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Originally published: 2013-10-11 09:23:15
Last modified: 2013-10-11 09:24:00

County explains need for old WHS water

Watauga County is asking the town of Boone to continue reserving water for the former high school property amid confusion about how the county should have estimated the expected need.

In March 2011, the Town Council set aside 70,000 gallons-per-day for the 74-acre property, later increasing that reserve to 150,000 gpd in an effort to help sell the land.

The county has requested an extension of that reserve past the Dec. 31, 2013, expiration as it continues to seek a buyer for the property.

At the Boone Water Use Committee meeting Sept. 25, members questioned how the county computed its original gallon-per-day request. Committee member Patrick Beville said his discussions with county staff indicated that the county may not have calculated the predicted water usage properly, at 60 percent of the N.C. Department of Environmental and Natural Resources' discharge rate schedule.

The DENR rate schedule offers typical usage rates for various types of land uses.

In interviews this week, County Manager Deron Geouque and Planning and Inspections Director Joe Furman said the county's original request -- for 200,000 gallons per day -- was based on the typical usage rates outlined in the Boone Water & Sewer Ordinance.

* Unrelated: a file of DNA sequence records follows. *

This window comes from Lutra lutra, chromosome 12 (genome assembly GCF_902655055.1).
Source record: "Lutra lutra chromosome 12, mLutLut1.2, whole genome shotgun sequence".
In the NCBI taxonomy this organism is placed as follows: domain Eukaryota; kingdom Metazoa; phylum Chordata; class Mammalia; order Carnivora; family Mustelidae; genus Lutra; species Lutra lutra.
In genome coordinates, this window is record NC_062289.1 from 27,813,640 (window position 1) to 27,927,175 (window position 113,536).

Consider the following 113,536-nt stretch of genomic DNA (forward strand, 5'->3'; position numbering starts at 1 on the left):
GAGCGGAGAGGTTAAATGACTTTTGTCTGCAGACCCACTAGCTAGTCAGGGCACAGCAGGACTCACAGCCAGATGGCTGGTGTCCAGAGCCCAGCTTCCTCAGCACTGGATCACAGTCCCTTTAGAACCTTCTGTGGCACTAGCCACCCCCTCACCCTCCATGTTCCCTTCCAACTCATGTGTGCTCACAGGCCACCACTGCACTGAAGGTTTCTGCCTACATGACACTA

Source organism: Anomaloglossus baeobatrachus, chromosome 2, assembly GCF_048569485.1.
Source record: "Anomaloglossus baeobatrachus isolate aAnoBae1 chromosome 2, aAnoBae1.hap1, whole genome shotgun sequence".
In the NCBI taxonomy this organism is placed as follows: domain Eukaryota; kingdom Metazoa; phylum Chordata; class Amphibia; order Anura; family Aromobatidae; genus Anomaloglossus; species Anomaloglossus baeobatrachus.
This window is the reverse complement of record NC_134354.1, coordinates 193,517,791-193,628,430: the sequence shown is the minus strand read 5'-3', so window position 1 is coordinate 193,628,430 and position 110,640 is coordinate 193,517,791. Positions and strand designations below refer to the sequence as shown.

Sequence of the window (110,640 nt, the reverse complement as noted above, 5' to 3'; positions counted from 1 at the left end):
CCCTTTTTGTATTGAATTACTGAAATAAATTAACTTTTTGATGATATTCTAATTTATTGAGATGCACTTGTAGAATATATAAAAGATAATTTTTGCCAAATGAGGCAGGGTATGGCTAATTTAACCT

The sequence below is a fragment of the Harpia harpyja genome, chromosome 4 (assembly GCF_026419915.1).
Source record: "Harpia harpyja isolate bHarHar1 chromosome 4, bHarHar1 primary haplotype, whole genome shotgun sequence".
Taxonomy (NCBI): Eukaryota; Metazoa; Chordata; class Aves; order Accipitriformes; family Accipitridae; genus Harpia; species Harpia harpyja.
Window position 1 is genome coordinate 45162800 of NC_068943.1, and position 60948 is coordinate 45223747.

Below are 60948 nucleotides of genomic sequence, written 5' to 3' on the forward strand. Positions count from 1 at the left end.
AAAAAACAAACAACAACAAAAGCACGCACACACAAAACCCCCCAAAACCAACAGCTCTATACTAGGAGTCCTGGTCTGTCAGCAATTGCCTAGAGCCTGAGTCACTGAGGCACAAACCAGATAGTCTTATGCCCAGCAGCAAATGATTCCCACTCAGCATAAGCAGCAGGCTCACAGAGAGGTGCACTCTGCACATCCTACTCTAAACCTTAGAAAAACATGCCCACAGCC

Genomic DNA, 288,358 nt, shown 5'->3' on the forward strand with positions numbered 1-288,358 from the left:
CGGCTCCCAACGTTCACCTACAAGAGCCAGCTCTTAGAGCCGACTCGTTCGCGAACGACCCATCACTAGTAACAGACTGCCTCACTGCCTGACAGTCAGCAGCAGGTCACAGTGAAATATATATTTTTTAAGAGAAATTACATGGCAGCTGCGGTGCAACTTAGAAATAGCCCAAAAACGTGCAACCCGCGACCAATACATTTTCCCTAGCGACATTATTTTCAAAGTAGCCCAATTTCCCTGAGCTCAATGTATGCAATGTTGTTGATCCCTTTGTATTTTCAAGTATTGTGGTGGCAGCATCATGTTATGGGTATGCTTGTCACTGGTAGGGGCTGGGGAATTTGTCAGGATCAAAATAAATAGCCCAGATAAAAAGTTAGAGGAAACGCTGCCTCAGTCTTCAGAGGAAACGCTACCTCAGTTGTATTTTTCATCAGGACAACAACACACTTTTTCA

Furman said he and former County Manager Rocky Nelson estimated the need for the property with a "significant build-out," or a relatively full development. He said he then used the table in the Boone Water & Sewer ordinance to reach the water estimate.

The county estimated a developer would want approximately 800 bedrooms of multi-family residential housing (120,000 gpd), along with 750,000 square feet of retail space (54,000 gpd), Furman said in an email. He then rounded up to 200,000 gpd in case restaurants were included in a developer's plan.

Geouque said the numbers are mere estimates, and said potential developers have told him they probably would need 150,000 gpd or more for the property.

"I don't think the developers will be able to give a concrete figure until they actually know what the town will allow them to build on the property," he said.

Boone Public Utilities Director Rick Miller said the Boone Water & Sewer Ordinance on which the county's estimate was based is equal to 60 percent of DENR's rate schedule -- as the rate schedule appeared in the 1980s when Boone first passed the ordinance.

A comparison of the most recent DENR rate schedule, from 2006, and Boone's ordinance shows that while some of the town's rates are still equal to 60 percent of the modern DENR schedule, some are not.

Miller said his office has not been instructed to change the Boone ordinance to coordinate with updated DENR rates. But he said he thinks the Boone ordinance is still an accurate estimate of actual water usage.

"I think it's pretty realistic, what we've got," Miller said.

Geouque said earlier this week he was drafting a letter to the town to explain the calculations.

The Water Use Committee will likely meet in November to discuss the allocation and other matters, but a meeting date will not be set until next week's Town Council meetings, Miller said.